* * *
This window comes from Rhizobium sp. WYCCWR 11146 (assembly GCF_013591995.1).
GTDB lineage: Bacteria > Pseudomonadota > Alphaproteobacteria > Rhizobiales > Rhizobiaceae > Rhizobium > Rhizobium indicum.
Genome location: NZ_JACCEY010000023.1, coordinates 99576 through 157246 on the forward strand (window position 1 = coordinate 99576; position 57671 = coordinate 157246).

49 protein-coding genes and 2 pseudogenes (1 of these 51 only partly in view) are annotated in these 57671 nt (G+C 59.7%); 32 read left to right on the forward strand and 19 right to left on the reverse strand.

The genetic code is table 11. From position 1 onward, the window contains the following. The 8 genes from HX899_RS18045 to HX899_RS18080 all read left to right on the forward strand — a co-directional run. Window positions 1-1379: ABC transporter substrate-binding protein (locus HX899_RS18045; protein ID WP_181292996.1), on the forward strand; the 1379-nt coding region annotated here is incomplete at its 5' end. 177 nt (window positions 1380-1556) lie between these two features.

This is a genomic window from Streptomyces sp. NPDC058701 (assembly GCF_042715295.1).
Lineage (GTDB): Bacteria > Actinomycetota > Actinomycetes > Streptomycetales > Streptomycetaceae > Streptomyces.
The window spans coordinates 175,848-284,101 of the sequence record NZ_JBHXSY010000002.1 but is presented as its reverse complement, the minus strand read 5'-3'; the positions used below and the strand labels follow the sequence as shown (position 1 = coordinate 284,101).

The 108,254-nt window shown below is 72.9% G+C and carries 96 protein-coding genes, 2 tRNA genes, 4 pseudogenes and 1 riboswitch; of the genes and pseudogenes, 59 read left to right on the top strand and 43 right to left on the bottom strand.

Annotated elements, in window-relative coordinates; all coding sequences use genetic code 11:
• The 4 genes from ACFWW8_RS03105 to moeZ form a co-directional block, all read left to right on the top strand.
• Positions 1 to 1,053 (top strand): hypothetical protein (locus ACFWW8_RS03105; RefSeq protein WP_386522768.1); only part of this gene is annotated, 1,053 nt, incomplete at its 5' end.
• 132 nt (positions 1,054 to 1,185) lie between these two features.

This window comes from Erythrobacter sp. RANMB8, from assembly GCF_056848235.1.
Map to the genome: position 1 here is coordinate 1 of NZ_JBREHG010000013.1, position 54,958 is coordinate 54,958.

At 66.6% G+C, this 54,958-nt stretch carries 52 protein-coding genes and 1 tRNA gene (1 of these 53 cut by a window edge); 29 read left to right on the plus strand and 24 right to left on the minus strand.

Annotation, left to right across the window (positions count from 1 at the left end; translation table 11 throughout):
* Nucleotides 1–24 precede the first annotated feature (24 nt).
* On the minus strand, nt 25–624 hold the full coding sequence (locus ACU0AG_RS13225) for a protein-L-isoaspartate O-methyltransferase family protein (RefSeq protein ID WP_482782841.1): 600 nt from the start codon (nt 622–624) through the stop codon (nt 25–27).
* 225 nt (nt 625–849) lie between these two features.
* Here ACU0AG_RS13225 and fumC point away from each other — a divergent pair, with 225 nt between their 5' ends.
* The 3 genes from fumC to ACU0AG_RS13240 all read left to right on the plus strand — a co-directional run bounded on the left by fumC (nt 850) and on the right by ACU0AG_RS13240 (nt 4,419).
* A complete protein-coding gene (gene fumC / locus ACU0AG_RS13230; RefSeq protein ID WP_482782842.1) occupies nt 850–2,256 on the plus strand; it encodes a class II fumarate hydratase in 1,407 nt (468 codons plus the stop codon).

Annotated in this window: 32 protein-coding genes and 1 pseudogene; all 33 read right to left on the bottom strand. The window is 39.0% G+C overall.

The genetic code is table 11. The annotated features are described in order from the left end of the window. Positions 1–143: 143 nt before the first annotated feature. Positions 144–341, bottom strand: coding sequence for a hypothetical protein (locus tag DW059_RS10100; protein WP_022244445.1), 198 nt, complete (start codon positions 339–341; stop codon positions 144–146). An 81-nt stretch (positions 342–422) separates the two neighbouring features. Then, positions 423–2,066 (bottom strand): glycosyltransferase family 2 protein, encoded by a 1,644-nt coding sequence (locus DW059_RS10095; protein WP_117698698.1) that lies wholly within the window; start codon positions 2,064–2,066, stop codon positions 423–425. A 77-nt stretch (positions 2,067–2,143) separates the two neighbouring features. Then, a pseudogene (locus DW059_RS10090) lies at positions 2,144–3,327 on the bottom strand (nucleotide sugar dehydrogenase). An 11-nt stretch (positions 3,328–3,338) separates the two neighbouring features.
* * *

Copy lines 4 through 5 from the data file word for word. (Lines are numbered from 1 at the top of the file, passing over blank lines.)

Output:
49 protein-coding genes and 2 pseudogenes (1 of these 51 only partly in view) are annotated in these 57671 nt (G+C 59.7%); 32 read left to right on the forward strand and 19 right to left on the reverse strand.

The genetic code is table 11. From position 1 onward, the window contains the following. The 8 genes from HX899_RS18045 to HX899_RS18080 all read left to right on the forward strand — a co-directional run. Window positions 1-1379: ABC transporter substrate-binding protein (locus HX899_RS18045; protein ID WP_181292996.1), on the forward strand; the 1379-nt coding region annotated here is incomplete at its 5' end. 177 nt (window positions 1380-1556) lie between these two features.